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Lecture 5

PSY 302 Lecture 5: Chapter 6: Development of Language and Symbol Use

by OneClass964185 , Winter 2016
9 Pages
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Department
Psychology
Course Code
PSY302
Professor
Dana Williams
Lecture
5

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Week 6 Chapter 6: Language
Development
Language: flexible, productive, inventive
- 45 sounds, can create a million different variations
Nature and nurture
Sociocultural comparisons
Individual differences
Active child
Components of Language
- Phonology: phonemes (basic units of sound)
oNo sr, bn, ng sounds
- Semantics: morphemes (can be free or bound)
oFree: can stand alone
oBound: prefix/suffix
- Syntax: grammar
oRules that specify how rules are to be combined
o“Dog chased the cat” “dog was chased by the cat”
o“It was a great day for John and I.” bad grammar, you would say me
o“Nurse’s say its a mans world.”
- Pragmatics: knowledge about how to use language in the real world to get your
meaning across
oChildren know that they need to speak slower and less complex words to
someone younger
oHave to be more polite when talking to adults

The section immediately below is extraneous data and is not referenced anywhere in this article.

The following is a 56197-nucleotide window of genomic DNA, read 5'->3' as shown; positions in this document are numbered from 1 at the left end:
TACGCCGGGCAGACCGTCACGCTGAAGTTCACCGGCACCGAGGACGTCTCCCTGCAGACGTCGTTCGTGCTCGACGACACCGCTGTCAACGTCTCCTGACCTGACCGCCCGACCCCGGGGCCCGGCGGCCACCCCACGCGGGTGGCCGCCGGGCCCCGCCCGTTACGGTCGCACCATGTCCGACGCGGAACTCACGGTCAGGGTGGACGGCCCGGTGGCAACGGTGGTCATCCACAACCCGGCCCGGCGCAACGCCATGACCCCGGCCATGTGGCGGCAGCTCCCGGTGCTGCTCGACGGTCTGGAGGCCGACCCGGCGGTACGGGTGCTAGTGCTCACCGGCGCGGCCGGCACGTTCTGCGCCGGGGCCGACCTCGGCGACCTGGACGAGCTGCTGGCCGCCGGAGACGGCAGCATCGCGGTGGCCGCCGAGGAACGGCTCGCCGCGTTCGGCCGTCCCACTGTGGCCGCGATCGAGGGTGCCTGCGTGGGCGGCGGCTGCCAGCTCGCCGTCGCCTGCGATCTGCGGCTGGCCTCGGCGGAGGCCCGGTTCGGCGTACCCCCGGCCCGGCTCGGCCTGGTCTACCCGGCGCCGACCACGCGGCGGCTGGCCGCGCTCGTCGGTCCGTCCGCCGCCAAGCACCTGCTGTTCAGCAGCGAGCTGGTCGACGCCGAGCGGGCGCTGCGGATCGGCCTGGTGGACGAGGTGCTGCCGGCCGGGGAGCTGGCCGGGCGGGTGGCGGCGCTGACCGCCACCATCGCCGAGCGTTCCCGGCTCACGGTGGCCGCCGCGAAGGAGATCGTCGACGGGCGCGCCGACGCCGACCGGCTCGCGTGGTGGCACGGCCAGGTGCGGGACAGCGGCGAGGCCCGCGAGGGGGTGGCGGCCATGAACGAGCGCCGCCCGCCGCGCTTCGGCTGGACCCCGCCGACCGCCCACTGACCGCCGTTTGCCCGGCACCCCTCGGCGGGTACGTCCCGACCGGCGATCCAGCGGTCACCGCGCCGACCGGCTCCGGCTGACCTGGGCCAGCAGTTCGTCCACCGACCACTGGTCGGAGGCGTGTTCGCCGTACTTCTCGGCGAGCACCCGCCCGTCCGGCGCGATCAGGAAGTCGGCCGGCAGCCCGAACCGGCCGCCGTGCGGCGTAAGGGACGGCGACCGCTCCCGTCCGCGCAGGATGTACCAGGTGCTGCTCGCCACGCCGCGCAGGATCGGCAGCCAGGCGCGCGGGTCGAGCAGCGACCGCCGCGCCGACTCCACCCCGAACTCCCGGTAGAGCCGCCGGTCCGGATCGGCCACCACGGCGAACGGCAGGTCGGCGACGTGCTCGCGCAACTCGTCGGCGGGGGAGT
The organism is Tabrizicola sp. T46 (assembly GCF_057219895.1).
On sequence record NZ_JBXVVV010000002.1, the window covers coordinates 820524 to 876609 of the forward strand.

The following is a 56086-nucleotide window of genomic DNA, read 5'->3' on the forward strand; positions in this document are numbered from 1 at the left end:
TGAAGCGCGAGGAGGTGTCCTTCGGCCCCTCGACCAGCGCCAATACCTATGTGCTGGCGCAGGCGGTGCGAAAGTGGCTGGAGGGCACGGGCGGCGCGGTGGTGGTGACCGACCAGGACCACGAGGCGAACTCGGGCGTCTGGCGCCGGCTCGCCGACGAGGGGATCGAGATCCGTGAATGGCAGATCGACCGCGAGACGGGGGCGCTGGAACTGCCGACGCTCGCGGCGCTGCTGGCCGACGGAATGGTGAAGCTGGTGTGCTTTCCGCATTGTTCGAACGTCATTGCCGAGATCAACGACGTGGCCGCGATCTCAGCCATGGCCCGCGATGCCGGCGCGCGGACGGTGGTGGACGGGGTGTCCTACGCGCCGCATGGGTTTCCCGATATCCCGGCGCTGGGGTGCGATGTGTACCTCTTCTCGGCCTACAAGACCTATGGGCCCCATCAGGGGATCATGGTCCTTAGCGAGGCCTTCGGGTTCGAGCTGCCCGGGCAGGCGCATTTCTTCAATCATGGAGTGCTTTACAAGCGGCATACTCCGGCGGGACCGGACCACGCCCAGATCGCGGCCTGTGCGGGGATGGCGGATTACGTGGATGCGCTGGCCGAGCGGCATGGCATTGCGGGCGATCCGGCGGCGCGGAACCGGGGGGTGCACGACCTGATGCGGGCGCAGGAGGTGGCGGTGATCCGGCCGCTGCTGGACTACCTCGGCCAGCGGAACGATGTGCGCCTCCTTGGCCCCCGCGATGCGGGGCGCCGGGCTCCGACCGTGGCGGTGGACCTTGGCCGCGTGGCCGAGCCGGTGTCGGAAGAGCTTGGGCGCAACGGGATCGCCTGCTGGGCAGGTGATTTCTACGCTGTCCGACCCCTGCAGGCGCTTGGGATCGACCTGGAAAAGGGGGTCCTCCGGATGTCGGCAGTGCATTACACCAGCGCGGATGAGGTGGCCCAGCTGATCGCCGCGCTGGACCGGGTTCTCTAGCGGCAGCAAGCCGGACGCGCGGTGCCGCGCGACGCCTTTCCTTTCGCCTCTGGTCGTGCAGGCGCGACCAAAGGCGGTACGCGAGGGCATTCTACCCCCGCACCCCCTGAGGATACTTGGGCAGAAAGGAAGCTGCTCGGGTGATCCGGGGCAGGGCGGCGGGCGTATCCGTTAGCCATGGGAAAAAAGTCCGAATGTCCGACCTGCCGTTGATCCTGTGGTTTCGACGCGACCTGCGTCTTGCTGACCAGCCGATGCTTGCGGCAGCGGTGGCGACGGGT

oRealizing to take turns when speaking
oTake into account what the listener knows and doesn’t know
oShould not talk to strangers
- Metalinguistic knowledge
oKnowledge about language and its properties
oLanguage is made up of morphemes, have to be in proper order and certain
grammar
- Nonverbal signals
oHelp give meaning to words
oE.g. facial expressions, gestures
Stages in language development
- Before language: pre-linguistic period (first 10-13 months of life)
oNewborn babies would like to hear speech more than any other kind of sounds
oEarly reactions to speech: differentiating phonemes
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Can differentiate phonemes better that adults can
Perceptual narrowing: at 7 months, lose the ability to hear phonemes
that are not in their own language; narrow it down to their own language
oIntonation/prosody
Intonation: rise and fall in the sound of your voice when you speak
Babies pay attention to intonation of words
E.g. motherese (infant-directing speech)
oIntonation “look at the cup! The cup is so small!”
High-pitch at the end excites them
Low-pitch at the beginning soothes them
Prosody: rhythm or melody of the language
E.g. Indian accent
Babies like to hear prosody of their own language
oWord segmentation
Hearing big long sentence, baby able to pick out certain words
E.g. Siri trying to figure out what you’re saying
Say “dad-dy” “mom-my” repeatedly and they will figure out that it’s a
word
oProducing sounds
First sound @ 2 months: cooing
6-10 months: babbling (consonant-vowel repeatedly)